In 2008, inflation rates spiked at 80 billion percent per month. Over the course of a year that was more than 6.5 Quindecillion, hard to even wrap your head around that number right? In lamens terms, this means that inflation was at 98% a day and that prices of the most basic commodities doubled every 24.7 hours. You've probably seen the photos of people going to the market to buy a loaf of bread with literally a wheelbarel full of stacks and bundles of money, all for a simple loaf of bread. This is why. 
The Zim underwent three re-denomintions in the years of 2006, 2008, and finally again in 2009. On July 30, 2008 the Reserve Bank of Zimbabwe redenominated 10 Billion to 1 Zimbabwe Dollar. Coins were also issued with a value at 25, 10, and 5. Baknotes were issued at a value of 5, 10, 20, 100, and 500. On February 2, 2009, another redenomination occured. New notes were issued again at 1, 5, 10, 20, 50, 100 and 500. These currencies remained the legal tender and circulated together until around June 30, 2009. During this time 1 USD was worth more than 300 Trillion Zimbabwe Dollars.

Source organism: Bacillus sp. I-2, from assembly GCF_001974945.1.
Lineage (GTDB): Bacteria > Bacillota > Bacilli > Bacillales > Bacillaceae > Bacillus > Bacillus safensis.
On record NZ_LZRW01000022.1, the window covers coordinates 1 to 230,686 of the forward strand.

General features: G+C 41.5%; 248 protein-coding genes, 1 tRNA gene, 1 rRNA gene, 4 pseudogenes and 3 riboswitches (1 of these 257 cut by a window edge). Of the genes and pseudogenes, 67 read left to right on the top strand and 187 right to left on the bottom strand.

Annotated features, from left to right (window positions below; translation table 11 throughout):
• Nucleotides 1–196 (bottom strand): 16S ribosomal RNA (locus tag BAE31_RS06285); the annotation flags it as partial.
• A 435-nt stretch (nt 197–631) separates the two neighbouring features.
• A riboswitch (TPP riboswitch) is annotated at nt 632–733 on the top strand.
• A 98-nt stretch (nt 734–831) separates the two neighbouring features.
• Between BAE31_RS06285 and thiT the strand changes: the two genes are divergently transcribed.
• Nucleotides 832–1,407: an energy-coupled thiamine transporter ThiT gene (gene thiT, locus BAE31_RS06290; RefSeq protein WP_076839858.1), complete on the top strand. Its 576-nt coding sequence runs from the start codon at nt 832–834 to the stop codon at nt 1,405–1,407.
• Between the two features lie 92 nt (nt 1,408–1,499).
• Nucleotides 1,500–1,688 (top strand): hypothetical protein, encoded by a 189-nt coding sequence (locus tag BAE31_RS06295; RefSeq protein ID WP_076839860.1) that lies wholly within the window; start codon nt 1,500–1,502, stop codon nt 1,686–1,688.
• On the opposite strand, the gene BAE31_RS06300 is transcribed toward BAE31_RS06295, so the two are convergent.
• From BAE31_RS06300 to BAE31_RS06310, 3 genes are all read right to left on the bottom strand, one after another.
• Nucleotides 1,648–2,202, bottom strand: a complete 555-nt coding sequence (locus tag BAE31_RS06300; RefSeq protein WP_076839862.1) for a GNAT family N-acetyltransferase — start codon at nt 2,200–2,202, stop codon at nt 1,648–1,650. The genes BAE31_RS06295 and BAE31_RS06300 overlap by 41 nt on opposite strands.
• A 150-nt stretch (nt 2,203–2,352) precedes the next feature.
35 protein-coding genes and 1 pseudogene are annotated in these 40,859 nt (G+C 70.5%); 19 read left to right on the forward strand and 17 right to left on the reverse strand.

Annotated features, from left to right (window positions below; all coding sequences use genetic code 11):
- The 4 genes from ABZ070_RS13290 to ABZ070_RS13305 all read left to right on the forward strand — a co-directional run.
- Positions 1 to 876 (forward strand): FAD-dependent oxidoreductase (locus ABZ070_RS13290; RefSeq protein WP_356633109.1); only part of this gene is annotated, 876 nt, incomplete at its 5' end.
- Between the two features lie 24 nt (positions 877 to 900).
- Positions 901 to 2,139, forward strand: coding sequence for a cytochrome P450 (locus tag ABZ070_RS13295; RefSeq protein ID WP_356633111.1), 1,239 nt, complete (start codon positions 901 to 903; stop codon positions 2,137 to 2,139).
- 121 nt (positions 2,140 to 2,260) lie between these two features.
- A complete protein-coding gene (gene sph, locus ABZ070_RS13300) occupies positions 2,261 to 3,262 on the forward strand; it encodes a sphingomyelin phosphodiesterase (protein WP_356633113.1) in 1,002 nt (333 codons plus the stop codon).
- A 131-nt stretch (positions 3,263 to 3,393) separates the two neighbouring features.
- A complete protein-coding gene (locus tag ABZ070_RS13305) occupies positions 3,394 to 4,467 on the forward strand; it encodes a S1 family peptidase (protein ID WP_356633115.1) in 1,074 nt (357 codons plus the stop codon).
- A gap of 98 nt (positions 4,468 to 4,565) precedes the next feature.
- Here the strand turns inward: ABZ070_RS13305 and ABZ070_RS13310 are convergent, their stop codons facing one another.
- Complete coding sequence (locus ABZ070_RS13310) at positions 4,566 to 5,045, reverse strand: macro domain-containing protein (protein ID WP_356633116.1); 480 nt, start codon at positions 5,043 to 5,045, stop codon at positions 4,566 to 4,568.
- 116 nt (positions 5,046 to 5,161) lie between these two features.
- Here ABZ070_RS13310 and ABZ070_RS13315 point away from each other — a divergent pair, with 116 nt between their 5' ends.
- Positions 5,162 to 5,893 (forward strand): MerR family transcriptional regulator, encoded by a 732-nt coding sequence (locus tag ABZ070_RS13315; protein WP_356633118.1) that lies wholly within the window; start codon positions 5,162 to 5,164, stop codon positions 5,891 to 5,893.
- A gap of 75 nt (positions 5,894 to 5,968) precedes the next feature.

In January 2009, the use of foreign currencies in Zimbabwe was officially made law even though it had been used for years previous as well. This led to a large drop in the usage of the actual Zimbabwe currency. By April of 2009 the Zimbabwe Dollar was tossed aside as an official currency. The Zimbabwe Government said they will only reintroduce the Dollar if the industrial output of the country would average 60% or more of its current output capacity as compared to the April 2009 output of 20%. 
In January 2009, the use of foreign currencies was legalized.  This move led to a sharp drop in the usage of the said currency.  By April 12, 2009, the Zimbabwean dollar was abandoned as an official currency.  According to the Zimbabwe government, they will only reintroduce the dollar if industrial output would average 60 percent more of its current output capacity as compared to the April 2009 output of 20 percent.

Why Is Most Vietnam Dong Circulated While Most Dinar Is Uncirculated?

A common question many Dinar and Dong buyers wonder about is why most Dinar is uncirculated wihle most Dong is circulated? Now this isn't always the case there is some circulated Dinar out there and you can also find uncirculated Dong for sale but more often than not Dinar comes in uncirculated condition while Dong comes in circulated condition. Just check any Dinar dealers website or even eBay to confirm this.